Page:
Sometimes a drink is just a drink. And yet sometimes it's indicative of something else. That first legal drink, that milestone in everyone's adult lives, marks a major turning point for Troy, one that he walks away from in the end. Not because it means the end of innocence or the loss of one's childhood but because he sees the effects of alcohol on the so-called adults around him. And in that moment, Troy takes one giant leap into maturity that puts him well above his metaphorical parents, Jeff and Britta, and his own mother, seeing her lies for what they are.

Along the way there were laughs, but this episode also brought a somber, introspective quality to the mix, seeing Troy's birthday as not just a festive time of merriment but of change and transformation too.

Kudos to the Community producers for casting the always fantastic Tig Notaro and Paul F. Tompkins in this week's episode, here playing respectively the bartender and Abed's would-be "gay sex" partner. The handling of the scene between Abed and his erstwhile paramour was pitch perfect, with Abed's interest being limited strictly to have found someone he could talk to about "Sci Fi original series Farscape."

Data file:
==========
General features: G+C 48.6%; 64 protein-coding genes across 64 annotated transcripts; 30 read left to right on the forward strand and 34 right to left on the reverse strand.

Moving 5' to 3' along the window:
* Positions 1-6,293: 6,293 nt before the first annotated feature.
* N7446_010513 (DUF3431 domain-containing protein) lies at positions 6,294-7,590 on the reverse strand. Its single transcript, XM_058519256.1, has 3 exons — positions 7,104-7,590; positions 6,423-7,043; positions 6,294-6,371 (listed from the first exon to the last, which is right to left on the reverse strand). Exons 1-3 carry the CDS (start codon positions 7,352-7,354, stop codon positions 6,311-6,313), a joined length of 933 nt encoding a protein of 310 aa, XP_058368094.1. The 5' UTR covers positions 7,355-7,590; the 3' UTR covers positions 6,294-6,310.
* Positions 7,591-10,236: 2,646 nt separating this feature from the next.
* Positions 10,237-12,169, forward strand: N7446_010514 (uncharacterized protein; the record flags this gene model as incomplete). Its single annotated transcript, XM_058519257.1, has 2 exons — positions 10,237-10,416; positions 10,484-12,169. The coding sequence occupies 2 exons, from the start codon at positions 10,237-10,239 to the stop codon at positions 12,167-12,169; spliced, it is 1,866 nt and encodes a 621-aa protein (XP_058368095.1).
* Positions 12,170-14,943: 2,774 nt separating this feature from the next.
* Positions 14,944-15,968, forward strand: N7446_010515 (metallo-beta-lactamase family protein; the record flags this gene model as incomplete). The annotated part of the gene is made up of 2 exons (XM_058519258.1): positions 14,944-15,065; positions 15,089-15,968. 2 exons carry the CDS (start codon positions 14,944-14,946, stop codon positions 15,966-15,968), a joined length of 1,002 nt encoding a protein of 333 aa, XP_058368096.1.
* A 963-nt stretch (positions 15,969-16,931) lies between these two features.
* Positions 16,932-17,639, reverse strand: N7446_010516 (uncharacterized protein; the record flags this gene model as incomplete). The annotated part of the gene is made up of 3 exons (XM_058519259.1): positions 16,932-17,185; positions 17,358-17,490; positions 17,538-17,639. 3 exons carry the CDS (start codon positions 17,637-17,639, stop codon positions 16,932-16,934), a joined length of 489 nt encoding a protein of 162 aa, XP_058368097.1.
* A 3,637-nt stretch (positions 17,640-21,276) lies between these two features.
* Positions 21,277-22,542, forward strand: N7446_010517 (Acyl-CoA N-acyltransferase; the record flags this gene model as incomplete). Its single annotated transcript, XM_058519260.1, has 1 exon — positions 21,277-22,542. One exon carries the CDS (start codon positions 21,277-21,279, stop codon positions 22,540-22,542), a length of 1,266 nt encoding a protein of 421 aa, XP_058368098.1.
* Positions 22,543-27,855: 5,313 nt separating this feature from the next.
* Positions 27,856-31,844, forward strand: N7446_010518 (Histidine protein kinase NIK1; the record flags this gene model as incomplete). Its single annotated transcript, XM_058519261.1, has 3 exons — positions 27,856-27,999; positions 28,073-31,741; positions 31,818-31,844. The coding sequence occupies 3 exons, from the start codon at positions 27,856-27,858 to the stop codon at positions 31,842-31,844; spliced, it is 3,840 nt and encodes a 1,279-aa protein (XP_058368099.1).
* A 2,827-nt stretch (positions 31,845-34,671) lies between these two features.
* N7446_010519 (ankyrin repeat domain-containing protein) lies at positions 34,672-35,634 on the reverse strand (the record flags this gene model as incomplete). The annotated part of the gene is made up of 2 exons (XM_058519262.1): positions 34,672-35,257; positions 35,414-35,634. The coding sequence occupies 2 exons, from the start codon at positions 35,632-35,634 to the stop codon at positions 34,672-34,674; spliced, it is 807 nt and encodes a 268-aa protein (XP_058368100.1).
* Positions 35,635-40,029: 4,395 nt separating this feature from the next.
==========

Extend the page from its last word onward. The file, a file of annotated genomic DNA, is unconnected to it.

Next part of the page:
In its way, "Mixology Certification" once again pushed the envelope in terms of what Community is able to accomplish, bringing a cable sensibility to its broadcast network roots. It's not often that broadcast comedies can handle such life-changing moments without veering into "very special episodes," yet Community pulled this off remarkably well, delivering an installment that blended together heart, humor, and painful realizations. Not many comedies can do that and yet Community once again manages to make the seemingly impossible look all the more effortless.

I'll raise a glass to that.

Next week on Community ("Abed's Uncontrollable Christmas"), Abed goes on a quest to find the meaning of Christmas after he awakens in stop-motion animation; Jeff and Britta seek help from Professor Duncan after getting concerned about Abed's mental health.


Sean Sakimae said…
That was as great of a write-up on the Mixology ep of Community as the ep itself. "Televisionary" is quite the appropriate name.

I greatly appreciate when a show that is capable of producing side-cramping laughter, is able to ground itself in reality and add depth to their characters... to make the viewer actually care. Plus, as you mentioned, the call backs- (troy/annie, shirley's life, Jeff/Britta).

Also, this episode allowed the actors more range, furthering my push for Donald Glover's emmy nom (providing a certain show runner submits the necessary materials)

-@Snapthejap on twitter
Juan J Ramos said…
I didn't watch any of season one but I'm greatly enjoying season two so far. I love the the show's unpredictability. I thought the last episode was possibly the best one I've seen.